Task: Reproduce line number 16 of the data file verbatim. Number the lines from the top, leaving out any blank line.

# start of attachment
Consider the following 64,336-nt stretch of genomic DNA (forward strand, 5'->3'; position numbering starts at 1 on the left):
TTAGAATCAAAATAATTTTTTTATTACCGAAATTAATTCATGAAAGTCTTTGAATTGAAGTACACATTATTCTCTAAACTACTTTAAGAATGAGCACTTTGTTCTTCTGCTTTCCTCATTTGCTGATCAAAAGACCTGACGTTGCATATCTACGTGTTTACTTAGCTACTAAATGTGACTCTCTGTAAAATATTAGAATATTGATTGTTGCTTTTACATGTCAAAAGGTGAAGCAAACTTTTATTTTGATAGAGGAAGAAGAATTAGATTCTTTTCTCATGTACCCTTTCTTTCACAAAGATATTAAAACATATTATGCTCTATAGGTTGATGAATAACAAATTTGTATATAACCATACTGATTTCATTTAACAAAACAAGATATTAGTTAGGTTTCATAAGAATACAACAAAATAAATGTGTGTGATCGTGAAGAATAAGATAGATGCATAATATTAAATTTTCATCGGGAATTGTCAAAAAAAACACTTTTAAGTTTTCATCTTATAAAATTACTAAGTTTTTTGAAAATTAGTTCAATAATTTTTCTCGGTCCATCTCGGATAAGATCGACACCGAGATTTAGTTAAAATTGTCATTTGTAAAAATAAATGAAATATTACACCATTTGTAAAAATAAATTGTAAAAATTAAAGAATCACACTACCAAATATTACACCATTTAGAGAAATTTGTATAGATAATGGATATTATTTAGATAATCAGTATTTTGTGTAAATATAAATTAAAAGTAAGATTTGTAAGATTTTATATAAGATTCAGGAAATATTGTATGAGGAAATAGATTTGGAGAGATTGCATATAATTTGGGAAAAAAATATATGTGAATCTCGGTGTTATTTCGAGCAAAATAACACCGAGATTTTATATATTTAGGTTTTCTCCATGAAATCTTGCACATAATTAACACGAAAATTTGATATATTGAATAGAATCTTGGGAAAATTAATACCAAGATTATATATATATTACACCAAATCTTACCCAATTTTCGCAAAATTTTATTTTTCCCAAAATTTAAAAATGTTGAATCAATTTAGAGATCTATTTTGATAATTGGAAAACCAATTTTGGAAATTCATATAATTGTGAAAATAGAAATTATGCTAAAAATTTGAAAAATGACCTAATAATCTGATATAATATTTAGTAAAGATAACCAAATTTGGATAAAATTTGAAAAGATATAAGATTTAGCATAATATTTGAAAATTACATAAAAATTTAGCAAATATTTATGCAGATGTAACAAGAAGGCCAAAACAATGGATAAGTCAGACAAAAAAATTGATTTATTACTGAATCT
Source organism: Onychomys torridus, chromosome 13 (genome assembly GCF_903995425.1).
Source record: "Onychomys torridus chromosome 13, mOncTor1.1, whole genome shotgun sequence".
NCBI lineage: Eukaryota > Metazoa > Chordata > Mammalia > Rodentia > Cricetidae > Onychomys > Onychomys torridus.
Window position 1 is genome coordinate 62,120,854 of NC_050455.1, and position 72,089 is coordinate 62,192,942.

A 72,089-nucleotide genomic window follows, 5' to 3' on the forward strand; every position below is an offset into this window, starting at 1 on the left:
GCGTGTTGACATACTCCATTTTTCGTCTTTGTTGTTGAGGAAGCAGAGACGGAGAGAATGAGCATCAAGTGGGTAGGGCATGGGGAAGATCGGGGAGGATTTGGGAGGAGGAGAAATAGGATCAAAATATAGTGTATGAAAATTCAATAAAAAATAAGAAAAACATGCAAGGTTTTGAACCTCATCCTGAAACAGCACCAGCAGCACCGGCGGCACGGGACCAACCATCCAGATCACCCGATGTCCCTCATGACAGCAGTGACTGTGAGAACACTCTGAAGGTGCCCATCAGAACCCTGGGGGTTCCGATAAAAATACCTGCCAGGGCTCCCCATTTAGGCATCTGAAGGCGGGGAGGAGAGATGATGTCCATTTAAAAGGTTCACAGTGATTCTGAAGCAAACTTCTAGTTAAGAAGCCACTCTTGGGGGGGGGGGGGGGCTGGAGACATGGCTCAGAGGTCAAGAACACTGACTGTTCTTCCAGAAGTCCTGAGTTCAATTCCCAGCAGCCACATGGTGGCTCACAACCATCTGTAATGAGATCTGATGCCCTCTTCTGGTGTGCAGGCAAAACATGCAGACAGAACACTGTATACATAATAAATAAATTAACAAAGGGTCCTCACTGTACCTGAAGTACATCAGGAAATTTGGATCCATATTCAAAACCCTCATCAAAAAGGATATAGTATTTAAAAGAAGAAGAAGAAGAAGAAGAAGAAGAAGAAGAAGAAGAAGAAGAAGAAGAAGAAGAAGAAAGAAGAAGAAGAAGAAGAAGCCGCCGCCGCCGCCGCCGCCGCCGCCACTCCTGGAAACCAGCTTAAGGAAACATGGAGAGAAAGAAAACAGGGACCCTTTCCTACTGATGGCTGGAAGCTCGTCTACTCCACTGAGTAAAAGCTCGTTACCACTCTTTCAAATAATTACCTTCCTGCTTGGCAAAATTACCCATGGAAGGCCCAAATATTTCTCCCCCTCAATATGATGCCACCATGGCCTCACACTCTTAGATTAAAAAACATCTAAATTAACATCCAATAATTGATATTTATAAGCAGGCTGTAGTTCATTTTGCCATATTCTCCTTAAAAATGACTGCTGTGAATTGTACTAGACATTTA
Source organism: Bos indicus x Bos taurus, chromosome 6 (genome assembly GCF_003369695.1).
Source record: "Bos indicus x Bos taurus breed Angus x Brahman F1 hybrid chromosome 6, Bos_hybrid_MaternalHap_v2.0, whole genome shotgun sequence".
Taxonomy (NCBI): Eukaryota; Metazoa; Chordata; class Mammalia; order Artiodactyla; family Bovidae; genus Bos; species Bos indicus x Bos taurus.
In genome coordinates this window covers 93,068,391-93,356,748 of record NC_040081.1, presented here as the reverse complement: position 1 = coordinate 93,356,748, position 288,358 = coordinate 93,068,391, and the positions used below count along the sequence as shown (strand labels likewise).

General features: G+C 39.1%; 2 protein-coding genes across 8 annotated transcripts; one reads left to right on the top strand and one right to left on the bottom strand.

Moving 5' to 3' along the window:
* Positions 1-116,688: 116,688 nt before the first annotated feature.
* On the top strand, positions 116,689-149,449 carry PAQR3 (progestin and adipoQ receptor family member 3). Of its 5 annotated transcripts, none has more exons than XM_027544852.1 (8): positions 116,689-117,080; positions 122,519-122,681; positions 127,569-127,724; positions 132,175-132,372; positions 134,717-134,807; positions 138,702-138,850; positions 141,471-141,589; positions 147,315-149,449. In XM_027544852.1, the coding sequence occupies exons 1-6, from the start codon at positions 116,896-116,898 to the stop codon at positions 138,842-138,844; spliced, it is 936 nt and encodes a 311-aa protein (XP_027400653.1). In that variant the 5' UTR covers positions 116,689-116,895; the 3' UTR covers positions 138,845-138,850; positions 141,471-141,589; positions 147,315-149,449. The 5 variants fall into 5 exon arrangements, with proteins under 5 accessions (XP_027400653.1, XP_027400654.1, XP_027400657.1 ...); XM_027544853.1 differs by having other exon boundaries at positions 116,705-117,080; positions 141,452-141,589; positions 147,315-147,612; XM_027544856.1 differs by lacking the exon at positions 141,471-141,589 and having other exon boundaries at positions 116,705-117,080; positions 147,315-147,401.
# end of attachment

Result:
* On the top strand, positions 116,689-149,449 carry PAQR3 (progestin and adipoQ receptor family member 3). Of its 5 annotated transcripts, none has more exons than XM_027544852.1 (8): positions 116,689-117,080; positions 122,519-122,681; positions 127,569-127,724; positions 132,175-132,372; positions 134,717-134,807; positions 138,702-138,850; positions 141,471-141,589; positions 147,315-149,449. In XM_027544852.1, the coding sequence occupies exons 1-6, from the start codon at positions 116,896-116,898 to the stop codon at positions 138,842-138,844; spliced, it is 936 nt and encodes a 311-aa protein (XP_027400653.1). In that variant the 5' UTR covers positions 116,689-116,895; the 3' UTR covers positions 138,845-138,850; positions 141,471-141,589; positions 147,315-149,449. The 5 variants fall into 5 exon arrangements, with proteins under 5 accessions (XP_027400653.1, XP_027400654.1, XP_027400657.1 ...); XM_027544853.1 differs by having other exon boundaries at positions 116,705-117,080; positions 141,452-141,589; positions 147,315-147,612; XM_027544856.1 differs by lacking the exon at positions 141,471-141,589 and having other exon boundaries at positions 116,705-117,080; positions 147,315-147,401.